Topic: AIF - Lighthorse
Australian Light Horse
Within the AIF, in continuation with the British military practice and hence Australian Militia practice, every call on the public purse needed to be accounted. As votes for moneys to supply the material, food and wages of the military came from parliament, the expending of those items was in accordance of the accounting standards of the day. When a person enlisted and was accepted as a recruit, there was a call on the public purse to provide for the individual. Units had legislated peace and war strengths which they were not permitted to exceed. Thus to maintain the expectations of prudent guardianship of the public purse, each person was required to be registered on a roll of a particular unit. This required the production of a regular Nominal Roll. For the smaller parts of the units such as Squadrons or Companies, it was a daily procedure. Reports were then sent to centres advising when an entry has been made into the Nominal Roll. Occasionally these reports contained additional messages on the right hand side of the report. These messages were important as they required further action.
In the case of the light horse, the Squadron was paraded every morning. In this parade two major functions occurred.
1. Roll Call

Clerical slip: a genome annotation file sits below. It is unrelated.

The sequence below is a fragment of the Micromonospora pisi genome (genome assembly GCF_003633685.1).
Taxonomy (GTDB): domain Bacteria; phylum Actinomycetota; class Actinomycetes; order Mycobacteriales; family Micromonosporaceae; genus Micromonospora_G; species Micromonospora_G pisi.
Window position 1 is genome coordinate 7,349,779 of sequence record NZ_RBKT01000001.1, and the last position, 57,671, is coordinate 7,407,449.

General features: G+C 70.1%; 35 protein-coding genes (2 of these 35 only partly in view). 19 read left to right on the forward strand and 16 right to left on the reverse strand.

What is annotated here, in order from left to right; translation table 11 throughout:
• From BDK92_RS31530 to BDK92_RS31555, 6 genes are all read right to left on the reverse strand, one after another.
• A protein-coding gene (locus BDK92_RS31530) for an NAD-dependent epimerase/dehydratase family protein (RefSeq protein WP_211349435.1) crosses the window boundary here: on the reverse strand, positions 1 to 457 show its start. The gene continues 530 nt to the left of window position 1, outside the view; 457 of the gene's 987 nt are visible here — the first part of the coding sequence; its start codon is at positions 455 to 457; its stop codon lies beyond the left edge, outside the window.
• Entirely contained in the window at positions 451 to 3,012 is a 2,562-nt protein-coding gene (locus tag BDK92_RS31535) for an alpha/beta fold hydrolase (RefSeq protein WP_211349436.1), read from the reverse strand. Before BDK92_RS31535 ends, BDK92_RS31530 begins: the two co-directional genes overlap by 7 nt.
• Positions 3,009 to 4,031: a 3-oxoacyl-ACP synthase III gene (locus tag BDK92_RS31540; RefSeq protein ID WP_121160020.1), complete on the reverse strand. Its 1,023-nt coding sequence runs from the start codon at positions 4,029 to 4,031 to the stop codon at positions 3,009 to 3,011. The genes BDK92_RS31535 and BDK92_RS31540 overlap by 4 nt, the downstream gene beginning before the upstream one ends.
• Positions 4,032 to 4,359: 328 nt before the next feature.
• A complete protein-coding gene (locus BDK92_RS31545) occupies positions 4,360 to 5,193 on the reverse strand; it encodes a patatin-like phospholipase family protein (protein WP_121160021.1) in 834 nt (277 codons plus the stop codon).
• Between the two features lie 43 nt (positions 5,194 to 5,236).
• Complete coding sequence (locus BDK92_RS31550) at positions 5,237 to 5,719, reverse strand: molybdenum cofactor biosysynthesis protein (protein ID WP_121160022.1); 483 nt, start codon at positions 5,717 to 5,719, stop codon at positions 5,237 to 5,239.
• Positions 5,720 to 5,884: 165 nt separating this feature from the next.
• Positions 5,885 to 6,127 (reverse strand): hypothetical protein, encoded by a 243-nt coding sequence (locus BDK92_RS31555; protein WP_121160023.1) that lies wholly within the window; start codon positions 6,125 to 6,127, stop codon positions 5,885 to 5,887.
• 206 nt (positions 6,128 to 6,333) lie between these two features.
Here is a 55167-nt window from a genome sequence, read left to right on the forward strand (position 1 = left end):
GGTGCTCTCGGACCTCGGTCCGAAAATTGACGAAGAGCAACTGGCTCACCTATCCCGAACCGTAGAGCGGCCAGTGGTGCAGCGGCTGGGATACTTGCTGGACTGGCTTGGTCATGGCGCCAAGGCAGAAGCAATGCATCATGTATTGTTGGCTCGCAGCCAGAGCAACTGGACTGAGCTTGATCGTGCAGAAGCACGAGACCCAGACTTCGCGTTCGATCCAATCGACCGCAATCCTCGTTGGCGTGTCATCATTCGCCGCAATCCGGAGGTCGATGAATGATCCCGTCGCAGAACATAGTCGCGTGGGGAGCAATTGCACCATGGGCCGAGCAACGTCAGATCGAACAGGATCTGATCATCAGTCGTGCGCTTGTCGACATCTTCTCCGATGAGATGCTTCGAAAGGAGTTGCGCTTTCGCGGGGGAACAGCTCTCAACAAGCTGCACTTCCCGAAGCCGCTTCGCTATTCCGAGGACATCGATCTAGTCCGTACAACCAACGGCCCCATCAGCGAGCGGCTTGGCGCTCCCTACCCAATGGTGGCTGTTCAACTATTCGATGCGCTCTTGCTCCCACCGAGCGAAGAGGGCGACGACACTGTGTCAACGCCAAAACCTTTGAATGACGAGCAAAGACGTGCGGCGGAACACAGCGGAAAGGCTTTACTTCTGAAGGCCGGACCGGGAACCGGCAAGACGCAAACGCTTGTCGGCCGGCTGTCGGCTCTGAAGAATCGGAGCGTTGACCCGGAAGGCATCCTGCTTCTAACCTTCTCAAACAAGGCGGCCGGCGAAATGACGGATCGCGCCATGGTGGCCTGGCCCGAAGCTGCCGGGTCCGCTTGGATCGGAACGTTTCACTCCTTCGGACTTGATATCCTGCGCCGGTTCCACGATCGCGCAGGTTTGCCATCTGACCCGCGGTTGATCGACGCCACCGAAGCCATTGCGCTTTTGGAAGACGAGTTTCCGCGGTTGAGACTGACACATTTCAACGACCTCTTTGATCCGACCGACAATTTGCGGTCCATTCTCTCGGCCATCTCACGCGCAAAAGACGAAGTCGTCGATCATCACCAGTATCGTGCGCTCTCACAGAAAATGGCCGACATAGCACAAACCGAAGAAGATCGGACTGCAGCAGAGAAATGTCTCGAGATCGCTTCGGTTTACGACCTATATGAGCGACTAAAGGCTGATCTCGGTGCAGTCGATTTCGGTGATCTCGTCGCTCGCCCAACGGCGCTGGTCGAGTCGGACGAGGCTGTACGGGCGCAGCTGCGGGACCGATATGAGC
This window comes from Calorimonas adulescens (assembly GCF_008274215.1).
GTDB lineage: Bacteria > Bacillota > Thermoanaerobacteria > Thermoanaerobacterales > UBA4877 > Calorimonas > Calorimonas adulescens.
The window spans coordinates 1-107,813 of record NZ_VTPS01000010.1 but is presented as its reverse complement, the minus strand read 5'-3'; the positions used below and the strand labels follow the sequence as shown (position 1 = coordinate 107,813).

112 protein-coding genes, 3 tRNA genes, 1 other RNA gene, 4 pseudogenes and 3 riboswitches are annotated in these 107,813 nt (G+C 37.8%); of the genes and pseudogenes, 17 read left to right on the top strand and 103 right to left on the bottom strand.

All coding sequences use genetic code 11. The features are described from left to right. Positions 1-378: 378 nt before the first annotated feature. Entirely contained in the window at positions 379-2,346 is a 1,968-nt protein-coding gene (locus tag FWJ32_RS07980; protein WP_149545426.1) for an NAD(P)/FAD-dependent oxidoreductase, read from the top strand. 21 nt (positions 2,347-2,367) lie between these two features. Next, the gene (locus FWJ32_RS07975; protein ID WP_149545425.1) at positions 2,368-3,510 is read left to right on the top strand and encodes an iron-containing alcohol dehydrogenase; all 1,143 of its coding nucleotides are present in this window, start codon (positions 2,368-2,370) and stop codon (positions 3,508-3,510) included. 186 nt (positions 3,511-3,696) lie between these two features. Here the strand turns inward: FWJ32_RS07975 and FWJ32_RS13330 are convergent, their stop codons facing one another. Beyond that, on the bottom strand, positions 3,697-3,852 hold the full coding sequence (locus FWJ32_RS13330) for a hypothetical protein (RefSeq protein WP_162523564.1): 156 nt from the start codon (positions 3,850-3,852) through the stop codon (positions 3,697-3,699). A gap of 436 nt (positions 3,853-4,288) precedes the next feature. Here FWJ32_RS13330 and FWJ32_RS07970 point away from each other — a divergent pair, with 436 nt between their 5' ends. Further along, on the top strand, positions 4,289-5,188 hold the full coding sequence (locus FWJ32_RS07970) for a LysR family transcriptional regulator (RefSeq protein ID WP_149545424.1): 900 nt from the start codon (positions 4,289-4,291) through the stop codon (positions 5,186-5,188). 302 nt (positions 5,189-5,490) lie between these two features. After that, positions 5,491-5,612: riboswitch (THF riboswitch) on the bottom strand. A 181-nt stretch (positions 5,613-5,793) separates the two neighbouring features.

2. Reading of the Regimental Routine Orders
After the marking of the rolls, any movement of troops in or out of the Squadron were accounted for through movement slips and a cross reference onto the Squadron Roll. Any changes were notified to Regimental Headquarters who then sent this information by way of reports up the line through Brigade, Division, Corps and Third Echelon.
Under extraordinary circumstances roll calls were also taken. These might be emergencies, police actions, battles and other singular occasions.
The Nominal Roll formed the basis for:
2. Rations; and,
After the Great War, a purge of all accumulated paper work occurred and many rolls were burnt. The logic being that the information existed on the individual soldier's file and thus retaining that information would be superfluous to record needs. Sadly, very few documents of this nature survived this purge. The Australian War Memorial holds 848 individual Nominal Rolls within their AWM 9 series, a very small percentage of the actual rolls available after the war. Other rolls exist in Routine Orders but these are rare finds indeed. Other rolls are to be found in newspapers on special occasions.
Citation: Australian Light Horse, Regimental Administration, Nominal Rolls